By Jeff White (

CHARLOTTESVILLE –– They overlapped at the University of Virginia for two years, and Angela Hucles Mangano and Lori Lindsey are teammates again this summer: this time on NBC’s roster of commentators for the Olympic Games in Tokyo.

The former UVA soccer greats are working remotely this month from the NBC Sports Group’s International Broadcast Studio in Stamford, Conn. Lindsey, who graduated from UVA in 2002 and, like Hucles Mangano, earned multiple All-America honors, is scheduled to be the analyst on five games: three women’s and two men’s.

Hucles Mangano, a 2000 alumna of the University, will be providing analysis on games involving the four teams in Group F of the women’s tournament: China, Brazil, Zambia and the Netherlands. Neither Lindsey nor Hucles Mangano is scheduled call any games involving the United States team, whose roster includes two former Wahoos: captain Becky Sauerbrunn and Emily Sonnett.

For Hucles Mangano, this is the fifth straight Olympic Games in which she’s participated as a player or a commentator. She helped the U.S. win gold medals in 2004 and 2008.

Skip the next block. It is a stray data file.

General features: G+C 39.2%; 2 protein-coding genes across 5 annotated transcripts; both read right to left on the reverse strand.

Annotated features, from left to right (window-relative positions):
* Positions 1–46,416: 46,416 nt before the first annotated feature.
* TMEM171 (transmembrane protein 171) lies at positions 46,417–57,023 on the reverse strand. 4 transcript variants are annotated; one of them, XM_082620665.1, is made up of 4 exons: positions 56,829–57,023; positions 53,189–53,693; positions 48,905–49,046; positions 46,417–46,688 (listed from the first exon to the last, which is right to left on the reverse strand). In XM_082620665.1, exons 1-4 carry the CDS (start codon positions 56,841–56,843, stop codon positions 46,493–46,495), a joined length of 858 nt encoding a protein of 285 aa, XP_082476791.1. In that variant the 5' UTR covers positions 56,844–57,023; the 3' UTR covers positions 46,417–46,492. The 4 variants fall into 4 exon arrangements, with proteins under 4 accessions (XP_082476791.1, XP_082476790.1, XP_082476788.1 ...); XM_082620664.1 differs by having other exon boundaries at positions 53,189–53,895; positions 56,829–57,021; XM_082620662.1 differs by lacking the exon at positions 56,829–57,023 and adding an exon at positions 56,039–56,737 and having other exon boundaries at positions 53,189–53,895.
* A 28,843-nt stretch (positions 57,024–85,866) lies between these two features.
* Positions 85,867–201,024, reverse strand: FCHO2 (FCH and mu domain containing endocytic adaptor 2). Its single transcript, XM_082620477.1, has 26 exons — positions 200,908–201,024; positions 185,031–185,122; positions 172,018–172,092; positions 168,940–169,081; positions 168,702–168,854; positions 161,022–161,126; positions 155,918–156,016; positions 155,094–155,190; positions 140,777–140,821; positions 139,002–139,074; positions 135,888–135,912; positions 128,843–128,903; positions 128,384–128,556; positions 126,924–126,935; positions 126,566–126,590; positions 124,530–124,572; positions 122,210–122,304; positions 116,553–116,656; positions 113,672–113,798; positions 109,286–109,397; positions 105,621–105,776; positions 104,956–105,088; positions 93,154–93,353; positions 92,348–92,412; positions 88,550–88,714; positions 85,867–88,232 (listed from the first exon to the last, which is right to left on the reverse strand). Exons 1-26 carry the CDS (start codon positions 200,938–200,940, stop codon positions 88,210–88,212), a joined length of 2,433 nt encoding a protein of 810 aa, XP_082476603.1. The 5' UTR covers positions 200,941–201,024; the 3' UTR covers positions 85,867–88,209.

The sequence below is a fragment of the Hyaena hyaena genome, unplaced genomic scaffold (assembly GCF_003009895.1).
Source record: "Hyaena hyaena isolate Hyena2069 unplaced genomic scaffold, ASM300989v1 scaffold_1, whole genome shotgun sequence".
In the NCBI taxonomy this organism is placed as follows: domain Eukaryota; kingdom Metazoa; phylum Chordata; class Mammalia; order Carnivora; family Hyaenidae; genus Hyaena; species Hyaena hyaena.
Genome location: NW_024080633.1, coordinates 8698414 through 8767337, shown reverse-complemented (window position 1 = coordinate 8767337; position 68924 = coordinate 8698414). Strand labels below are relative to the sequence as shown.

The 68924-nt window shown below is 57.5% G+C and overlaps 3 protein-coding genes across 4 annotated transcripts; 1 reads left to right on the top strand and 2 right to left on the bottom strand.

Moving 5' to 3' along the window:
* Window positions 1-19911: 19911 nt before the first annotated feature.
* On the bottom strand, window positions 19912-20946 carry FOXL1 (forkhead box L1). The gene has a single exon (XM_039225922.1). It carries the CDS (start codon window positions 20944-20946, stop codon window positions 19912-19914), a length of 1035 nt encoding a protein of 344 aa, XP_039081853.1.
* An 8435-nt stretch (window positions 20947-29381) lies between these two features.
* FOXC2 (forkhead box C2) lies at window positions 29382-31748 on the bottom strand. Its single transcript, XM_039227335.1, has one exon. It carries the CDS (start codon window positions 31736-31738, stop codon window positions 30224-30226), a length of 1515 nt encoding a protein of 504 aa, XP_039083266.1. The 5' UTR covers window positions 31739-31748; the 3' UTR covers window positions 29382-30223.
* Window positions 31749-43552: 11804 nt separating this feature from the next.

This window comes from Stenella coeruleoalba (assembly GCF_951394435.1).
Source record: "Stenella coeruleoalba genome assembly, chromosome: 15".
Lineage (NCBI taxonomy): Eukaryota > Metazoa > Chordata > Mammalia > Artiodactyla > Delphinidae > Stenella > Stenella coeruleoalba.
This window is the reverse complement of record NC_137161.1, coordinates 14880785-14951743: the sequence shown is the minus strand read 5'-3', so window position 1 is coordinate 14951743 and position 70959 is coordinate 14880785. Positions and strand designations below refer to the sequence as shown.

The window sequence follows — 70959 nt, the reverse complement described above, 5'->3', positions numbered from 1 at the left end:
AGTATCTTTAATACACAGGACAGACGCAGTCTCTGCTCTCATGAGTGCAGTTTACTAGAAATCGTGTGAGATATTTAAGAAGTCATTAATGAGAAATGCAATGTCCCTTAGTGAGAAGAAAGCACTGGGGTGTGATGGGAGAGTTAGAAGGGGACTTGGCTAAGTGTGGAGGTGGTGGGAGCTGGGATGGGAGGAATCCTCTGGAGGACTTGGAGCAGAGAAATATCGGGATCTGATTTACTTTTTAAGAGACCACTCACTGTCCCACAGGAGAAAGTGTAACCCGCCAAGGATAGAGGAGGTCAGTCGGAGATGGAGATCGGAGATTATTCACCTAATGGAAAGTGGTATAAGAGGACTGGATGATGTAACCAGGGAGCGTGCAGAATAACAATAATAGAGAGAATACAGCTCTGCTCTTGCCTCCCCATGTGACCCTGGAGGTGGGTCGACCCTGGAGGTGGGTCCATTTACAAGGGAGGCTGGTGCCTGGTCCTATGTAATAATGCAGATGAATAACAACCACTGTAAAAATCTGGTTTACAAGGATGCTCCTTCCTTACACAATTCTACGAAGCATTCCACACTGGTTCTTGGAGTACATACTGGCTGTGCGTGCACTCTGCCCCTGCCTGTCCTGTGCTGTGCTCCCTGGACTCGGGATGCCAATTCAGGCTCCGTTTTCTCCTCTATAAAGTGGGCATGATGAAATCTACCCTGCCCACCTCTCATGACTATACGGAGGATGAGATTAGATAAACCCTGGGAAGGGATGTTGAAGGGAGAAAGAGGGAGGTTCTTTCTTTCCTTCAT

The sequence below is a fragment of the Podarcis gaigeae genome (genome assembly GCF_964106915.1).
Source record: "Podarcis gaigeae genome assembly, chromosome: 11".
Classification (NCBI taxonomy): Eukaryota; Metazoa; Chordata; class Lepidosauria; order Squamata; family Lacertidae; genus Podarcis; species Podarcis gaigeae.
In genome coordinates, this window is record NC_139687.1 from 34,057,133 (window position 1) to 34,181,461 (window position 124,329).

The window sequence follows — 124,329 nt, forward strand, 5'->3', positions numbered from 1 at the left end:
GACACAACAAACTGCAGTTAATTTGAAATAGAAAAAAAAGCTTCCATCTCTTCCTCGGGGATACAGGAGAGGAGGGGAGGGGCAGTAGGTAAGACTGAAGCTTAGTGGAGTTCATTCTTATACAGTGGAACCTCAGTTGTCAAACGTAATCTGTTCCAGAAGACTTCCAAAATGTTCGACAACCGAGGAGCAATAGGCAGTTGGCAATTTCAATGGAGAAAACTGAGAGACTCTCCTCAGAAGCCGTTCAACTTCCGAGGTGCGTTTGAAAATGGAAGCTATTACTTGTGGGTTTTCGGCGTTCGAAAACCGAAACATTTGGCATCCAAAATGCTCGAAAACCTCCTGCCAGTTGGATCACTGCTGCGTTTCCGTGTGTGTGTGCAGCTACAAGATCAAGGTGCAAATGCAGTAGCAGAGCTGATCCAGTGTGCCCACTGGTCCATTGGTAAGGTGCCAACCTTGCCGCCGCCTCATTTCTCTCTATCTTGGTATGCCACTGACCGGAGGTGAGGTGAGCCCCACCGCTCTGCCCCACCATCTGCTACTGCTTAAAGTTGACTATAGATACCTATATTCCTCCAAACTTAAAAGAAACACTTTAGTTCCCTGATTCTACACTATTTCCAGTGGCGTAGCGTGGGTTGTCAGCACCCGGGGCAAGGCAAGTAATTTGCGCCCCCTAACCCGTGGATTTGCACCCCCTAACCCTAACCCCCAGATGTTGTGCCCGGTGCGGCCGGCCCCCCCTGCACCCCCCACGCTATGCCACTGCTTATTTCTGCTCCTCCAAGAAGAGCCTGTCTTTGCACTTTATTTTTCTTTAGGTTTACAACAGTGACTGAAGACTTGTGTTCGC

For the 2012 Olympics, she moved into the broadcaster’s booth, and she reprised that role at the 2016 Olympics. She’s excited about doing it again this summer.

“I think just being a part of an Olympics in any capacity is always very meaningful and special,” said Hucles Mangano, who lives in Los Angeles with her wife and their two young children. “The energy is incredible, and I feel like it’s when athletes are at peak performance and just at their best. That’s incredible to watch and witness, and then to be a part of telling those stories, I think, is really special.

“So to be able to go from being a player to now seeing this side of the sport and staying involved in it, I think that was a big appeal, especially after I retired [from playing]. I was connected to the sport still, but just in a different way, and I was able to see the game differently. I don’t think I spent as much time back as a player breaking things down as much as I do now as an analyst, and that’s also a testament to the sport and the evolution of it, where I think players are doing that a lot more now.”

Lindsey, who lives in Philadelphia, is no Olympic novice, either, though these are the first Games at which she’ll provide commentary. In 2012, she was an alternate on the U.S. team that won the gold medal in London.

As a midfielder on the U.S. Women’s National Team, Lindsey earned 31 caps and played in the 2011 World Cup.

“Obviously in soccer, World Cup and Olympics are the pinnacle of our sport, but those two tournaments are hugely different in the way that they’re structured, with the quick turnarounds in games for the Olympics,” Lindsey said. “It’s about managing emotions, but also it’s about rest and recovery. So to be a part of that as a commentator and bring that to viewers is a dream come true.”